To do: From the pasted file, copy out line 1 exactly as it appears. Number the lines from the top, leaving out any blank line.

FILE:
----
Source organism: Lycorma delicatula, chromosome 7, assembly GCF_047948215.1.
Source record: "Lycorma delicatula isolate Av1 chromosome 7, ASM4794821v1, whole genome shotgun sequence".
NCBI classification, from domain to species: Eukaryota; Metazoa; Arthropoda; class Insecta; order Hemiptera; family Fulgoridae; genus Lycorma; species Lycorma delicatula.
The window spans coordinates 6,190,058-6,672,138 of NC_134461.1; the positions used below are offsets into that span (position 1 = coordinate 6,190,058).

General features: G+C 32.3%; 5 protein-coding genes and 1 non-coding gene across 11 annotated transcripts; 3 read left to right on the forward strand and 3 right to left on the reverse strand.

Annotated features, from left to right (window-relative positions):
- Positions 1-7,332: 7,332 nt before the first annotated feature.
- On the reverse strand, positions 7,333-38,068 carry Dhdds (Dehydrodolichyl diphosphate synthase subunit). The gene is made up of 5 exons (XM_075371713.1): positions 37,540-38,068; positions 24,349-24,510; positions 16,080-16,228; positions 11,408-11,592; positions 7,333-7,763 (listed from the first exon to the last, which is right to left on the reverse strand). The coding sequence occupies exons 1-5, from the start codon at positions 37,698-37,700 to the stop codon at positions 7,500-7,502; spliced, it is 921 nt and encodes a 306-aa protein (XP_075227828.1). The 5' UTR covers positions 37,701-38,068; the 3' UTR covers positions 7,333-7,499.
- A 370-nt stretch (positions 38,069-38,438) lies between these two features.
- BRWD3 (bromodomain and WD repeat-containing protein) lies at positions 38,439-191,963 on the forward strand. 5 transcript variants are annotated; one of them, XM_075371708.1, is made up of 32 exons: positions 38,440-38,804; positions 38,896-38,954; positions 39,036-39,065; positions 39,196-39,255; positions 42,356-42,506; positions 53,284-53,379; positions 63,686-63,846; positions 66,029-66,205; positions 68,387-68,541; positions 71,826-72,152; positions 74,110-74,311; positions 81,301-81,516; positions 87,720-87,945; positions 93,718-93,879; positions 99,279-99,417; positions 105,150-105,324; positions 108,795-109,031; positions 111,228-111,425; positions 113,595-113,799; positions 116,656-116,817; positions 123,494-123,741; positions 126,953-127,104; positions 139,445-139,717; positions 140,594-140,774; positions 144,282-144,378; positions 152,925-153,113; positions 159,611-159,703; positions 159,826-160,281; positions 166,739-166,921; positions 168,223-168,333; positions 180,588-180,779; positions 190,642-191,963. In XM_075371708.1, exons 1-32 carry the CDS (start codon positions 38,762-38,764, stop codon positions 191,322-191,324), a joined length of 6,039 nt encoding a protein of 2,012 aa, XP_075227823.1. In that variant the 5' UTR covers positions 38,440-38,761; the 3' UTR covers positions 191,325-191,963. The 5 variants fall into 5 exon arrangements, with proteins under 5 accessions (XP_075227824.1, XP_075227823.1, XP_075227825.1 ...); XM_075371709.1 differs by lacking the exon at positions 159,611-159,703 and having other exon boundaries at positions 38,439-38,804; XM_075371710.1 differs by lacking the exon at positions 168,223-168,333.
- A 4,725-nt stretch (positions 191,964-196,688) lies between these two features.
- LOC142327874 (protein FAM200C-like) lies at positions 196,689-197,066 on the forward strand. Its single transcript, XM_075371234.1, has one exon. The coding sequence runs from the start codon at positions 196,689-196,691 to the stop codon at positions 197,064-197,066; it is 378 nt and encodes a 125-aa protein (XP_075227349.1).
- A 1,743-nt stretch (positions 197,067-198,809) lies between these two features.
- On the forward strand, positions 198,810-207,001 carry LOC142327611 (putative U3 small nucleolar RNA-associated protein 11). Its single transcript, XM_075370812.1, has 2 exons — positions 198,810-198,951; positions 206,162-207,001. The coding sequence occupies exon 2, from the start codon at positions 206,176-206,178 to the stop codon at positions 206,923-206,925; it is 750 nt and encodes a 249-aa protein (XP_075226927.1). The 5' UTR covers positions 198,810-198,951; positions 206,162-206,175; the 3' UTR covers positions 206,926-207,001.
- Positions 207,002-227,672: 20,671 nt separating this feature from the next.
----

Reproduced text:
Source organism: Lycorma delicatula, chromosome 7, assembly GCF_047948215.1.